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What’s Google up to?

Google has been busy lately acquiring companies (blogger, picasa, keyhole) and developing software (gmail, desktop search). Where’s Google headed with all this and what else do they need to get there?

One common theme across the latest movements from Google (picasa, keyhole, desktop search) is Microsoft Windows. All these programs are Windows-only. Even the GMail notifier developed by Google to let users know when they have new GMail is windows only.

I certainly would’ve expected Google to be more web-centric in their approach to content management and generation tools, but it seems they have their sights on Microsoft’s playground. This certainly requires more thought.

One thing is clear though, judging from Google’s shopping spree: they not only want to “organize the world’s information,” they also want to help you create it. They also want to “make it [the world’s information] universally accessible and useful” which is were these Windows-only acquisitions stop making sense, unless they’re just stepping stones to test the waters.

Keyhole is an interesting purchase. They manage terabytes of geographical information, while Google manages terabytes of content. Play with Keyhole for a couple of hours and you begin to understand how powerful this combination is. Google has already gone into the local-search arena, meaning you can find stuff in your city. Keyhole would let Google map all that stuff (say, all Italian restaurants within 10 blocks of my place) and show you a picture of your neighborhood with the restaurants indicated. Add a recommendation engine and we’re talking business.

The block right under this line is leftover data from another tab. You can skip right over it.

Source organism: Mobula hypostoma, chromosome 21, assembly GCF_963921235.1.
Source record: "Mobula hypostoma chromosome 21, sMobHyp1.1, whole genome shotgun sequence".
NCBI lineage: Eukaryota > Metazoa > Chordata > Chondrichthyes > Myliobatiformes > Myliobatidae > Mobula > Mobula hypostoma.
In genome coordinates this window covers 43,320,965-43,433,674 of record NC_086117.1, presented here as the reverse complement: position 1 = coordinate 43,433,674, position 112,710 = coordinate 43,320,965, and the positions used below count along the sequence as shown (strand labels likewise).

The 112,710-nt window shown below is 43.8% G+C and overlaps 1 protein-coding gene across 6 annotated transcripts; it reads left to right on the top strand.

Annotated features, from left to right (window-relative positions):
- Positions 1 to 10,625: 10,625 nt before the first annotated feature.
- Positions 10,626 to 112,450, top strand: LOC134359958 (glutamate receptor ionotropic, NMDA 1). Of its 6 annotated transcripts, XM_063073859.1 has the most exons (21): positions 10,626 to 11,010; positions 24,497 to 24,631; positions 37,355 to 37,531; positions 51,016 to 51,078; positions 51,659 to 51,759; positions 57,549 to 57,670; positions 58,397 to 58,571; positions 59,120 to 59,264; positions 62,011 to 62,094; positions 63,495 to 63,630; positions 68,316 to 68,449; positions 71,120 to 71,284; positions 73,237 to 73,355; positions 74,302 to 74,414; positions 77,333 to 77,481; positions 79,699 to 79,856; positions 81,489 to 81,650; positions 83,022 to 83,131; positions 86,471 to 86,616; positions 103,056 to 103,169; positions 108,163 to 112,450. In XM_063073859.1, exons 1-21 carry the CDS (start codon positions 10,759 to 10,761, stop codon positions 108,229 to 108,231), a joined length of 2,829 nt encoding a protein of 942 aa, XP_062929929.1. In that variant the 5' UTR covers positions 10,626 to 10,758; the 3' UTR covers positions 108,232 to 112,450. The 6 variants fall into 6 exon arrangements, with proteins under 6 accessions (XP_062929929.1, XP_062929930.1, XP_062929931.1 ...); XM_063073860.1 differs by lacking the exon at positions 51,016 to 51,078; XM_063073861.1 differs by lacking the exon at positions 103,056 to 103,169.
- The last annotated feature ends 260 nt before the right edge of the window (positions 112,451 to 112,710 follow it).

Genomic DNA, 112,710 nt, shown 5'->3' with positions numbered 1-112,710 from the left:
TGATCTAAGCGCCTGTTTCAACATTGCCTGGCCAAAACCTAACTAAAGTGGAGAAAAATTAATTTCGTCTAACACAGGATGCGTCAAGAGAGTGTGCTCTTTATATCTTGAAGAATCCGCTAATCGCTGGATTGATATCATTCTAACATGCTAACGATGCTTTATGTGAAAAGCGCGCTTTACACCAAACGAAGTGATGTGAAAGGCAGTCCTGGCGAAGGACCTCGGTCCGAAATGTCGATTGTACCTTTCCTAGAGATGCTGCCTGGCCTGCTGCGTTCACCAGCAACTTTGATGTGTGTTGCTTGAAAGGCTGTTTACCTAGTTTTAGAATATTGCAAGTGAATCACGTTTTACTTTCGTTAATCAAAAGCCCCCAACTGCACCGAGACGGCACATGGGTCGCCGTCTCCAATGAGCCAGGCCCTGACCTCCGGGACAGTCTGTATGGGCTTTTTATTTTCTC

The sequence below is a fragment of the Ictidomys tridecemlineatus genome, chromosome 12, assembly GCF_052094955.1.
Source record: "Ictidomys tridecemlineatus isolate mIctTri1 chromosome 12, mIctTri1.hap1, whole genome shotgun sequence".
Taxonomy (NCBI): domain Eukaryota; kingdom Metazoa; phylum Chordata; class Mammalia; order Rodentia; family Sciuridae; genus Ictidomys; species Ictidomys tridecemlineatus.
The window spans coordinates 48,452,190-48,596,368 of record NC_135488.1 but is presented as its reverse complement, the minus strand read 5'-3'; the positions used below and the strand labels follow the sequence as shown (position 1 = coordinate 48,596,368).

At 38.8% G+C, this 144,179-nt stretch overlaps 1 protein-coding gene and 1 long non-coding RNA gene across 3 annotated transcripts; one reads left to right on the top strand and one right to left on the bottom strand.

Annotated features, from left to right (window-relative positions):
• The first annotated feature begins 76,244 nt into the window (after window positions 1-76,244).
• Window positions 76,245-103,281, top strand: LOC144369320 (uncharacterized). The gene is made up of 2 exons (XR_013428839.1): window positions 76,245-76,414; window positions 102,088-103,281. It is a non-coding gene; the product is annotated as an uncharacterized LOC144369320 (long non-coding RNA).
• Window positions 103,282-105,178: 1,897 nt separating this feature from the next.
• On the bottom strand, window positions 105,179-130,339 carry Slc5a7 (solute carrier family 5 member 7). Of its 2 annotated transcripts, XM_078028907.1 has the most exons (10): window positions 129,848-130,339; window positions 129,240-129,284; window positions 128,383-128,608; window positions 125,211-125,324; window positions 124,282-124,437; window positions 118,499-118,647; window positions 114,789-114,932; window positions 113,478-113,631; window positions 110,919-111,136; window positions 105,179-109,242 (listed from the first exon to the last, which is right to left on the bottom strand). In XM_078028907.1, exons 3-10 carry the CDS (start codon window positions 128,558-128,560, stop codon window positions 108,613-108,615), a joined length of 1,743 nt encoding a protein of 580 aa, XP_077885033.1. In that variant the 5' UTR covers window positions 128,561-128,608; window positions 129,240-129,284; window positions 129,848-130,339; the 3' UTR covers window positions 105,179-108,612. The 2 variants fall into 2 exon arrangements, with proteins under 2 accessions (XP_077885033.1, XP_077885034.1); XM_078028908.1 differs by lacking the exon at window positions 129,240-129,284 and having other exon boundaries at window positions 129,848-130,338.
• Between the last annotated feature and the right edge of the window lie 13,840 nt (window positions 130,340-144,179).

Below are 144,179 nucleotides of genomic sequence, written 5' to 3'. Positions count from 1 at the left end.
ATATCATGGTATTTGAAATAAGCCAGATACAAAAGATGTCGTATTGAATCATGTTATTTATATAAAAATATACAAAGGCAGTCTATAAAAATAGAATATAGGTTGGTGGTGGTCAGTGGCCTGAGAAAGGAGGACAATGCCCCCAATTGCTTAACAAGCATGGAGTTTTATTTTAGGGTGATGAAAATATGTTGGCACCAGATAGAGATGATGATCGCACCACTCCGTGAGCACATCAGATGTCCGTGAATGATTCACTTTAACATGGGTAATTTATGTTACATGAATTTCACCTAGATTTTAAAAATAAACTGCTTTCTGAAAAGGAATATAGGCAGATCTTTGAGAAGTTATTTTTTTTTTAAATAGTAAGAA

You could also tie Picasa with Keyhole and create a map showing where you took some vacation pictures. Add a GPS to the mix if you want to make it even more straightforward. Blogger is already tied into Picasa, so you’ll eventually have some very sophisticated vacation albums (or store locations if you want to see the $ side).

Or open Google News, click on the geolocation icon next to a headline and immediately open a fly-by map of the area in question.

So what’s missing from Google’s master plan?

Well, first of all, an RSS reader – web-based. NewsGator Online and Bloglines come to mind. Connect it to GMail (so you can send stories to your friends and check your email via an RSS feed), Orkut (subscribe to groups as RSS feeds), blogger (post interesting stories to your blog), Google, Desktop Search, etc. The Google RSS reader would, in essence, be the Google Browser. Your window into the world’s information. So i believe Google’s next product (developed or acquired) will be some form of RSS reader, ideally web-based. (That or a GMessenger, 😉 ).

Second, I tend to agree with Technocapitalist, and y: Google should have acquired Flickr. Flickr still needs some work, but as a content generating and organizing system it’s huge. These guys are so cool you can even subscribe to different keywords so you’ll get any new photos posted under that keyword via RSS. I’m not sure why Google went with Picasa, which relies on locally stored photos, instead of something like Flickr which opens your photos to the world (or just your friends and family if you prefer).

If you can, play around with Keyhole for a while -they offer a 7-day trial (btw, wake up guys… 7 days? What happened to 30-day trials?). Be sure to check out the Keyhole BBS to truly understand the power and potential of this application.

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